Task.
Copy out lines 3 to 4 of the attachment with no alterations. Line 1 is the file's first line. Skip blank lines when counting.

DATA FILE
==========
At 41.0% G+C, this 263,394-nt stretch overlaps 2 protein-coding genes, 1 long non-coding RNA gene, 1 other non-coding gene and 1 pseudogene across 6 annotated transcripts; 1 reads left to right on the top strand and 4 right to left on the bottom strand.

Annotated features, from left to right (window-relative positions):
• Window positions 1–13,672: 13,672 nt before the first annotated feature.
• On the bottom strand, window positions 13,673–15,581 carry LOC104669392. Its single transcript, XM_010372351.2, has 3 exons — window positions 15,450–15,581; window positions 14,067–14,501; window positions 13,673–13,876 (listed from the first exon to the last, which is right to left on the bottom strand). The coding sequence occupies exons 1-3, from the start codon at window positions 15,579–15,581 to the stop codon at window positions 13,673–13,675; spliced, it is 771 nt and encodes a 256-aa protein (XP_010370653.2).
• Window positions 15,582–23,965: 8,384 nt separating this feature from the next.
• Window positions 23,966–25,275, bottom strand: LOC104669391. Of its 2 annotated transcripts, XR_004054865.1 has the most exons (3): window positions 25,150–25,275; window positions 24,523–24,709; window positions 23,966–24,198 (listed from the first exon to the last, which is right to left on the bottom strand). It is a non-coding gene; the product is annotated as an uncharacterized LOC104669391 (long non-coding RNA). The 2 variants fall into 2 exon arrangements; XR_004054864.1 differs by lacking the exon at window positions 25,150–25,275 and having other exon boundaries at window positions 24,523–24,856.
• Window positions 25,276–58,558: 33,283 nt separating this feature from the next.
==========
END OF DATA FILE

• Window positions 1–13,672: 13,672 nt before the first annotated feature.
• On the bottom strand, window positions 13,673–15,581 carry LOC104669392. Its single transcript, XM_010372351.2, has 3 exons — window positions 15,450–15,581; window positions 14,067–14,501; window positions 13,673–13,876 (listed from the first exon to the last, which is right to left on the bottom strand). The coding sequence occupies exons 1-3, from the start codon at window positions 15,579–15,581 to the stop codon at window positions 13,673–13,675; spliced, it is 771 nt and encodes a 256-aa protein (XP_010370653.2).